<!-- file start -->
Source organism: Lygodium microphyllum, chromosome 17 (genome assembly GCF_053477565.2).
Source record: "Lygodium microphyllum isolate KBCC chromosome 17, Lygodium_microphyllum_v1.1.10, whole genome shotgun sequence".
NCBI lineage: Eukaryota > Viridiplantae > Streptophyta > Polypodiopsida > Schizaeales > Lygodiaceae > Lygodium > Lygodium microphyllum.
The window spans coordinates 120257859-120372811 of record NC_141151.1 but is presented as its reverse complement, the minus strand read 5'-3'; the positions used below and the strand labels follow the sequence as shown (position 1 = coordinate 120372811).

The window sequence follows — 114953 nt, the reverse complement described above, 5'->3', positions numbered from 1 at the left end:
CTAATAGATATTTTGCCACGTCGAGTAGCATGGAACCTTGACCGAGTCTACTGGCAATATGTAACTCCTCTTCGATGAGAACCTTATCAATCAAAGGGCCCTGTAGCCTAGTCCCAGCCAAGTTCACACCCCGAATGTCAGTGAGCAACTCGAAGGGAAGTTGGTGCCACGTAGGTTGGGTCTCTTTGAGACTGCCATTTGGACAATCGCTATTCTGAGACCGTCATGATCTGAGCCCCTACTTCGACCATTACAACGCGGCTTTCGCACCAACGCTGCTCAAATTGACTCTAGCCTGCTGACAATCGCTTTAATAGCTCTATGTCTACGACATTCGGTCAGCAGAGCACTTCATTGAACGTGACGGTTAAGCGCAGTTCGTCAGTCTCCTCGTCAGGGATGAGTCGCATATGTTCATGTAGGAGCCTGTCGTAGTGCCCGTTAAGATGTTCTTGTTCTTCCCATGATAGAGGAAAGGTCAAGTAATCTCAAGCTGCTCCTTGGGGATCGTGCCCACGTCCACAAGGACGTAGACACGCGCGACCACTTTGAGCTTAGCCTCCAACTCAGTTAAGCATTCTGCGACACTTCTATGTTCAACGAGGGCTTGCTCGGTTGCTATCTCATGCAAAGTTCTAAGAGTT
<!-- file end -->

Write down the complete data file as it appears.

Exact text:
Source organism: Lygodium microphyllum, chromosome 17 (genome assembly GCF_053477565.2).
Source record: "Lygodium microphyllum isolate KBCC chromosome 17, Lygodium_microphyllum_v1.1.10, whole genome shotgun sequence".
NCBI lineage: Eukaryota > Viridiplantae > Streptophyta > Polypodiopsida > Schizaeales > Lygodiaceae > Lygodium > Lygodium microphyllum.
The window spans coordinates 120257859-120372811 of record NC_141151.1 but is presented as its reverse complement, the minus strand read 5'-3'; the positions used below and the strand labels follow the sequence as shown (position 1 = coordinate 120372811).

The window sequence follows — 114953 nt, the reverse complement described above, 5'->3', positions numbered from 1 at the left end:
CTAATAGATATTTTGCCACGTCGAGTAGCATGGAACCTTGACCGAGTCTACTGGCAATATGTAACTCCTCTTCGATGAGAACCTTATCAATCAAAGGGCCCTGTAGCCTAGTCCCAGCCAAGTTCACACCCCGAATGTCAGTGAGCAACTCGAAGGGAAGTTGGTGCCACGTAGGTTGGGTCTCTTTGAGACTGCCATTTGGACAATCGCTATTCTGAGACCGTCATGATCTGAGCCCCTACTTCGACCATTACAACGCGGCTTTCGCACCAACGCTGCTCAAATTGACTCTAGCCTGCTGACAATCGCTTTAATAGCTCTATGTCTACGACATTCGGTCAGCAGAGCACTTCATTGAACGTGACGGTTAAGCGCAGTTCGTCAGTCTCCTCGTCAGGGATGAGTCGCATATGTTCATGTAGGAGCCTGTCGTAGTGCCCGTTAAGATGTTCTTGTTCTTCCCATGATAGAGGAAAGGTCAAGTAATCTCAAGCTGCTCCTTGGGGATCGTGCCCACGTCCACAAGGACGTAGACACGCGCGACCACTTTGAGCTTAGCCTCCAACTCAGTTAAGCATTCTGCGACACTTCTATGTTCAACGAGGGCTTGCTCGGTTGCTATCTCATGCAAAGTTCTAAGAGTT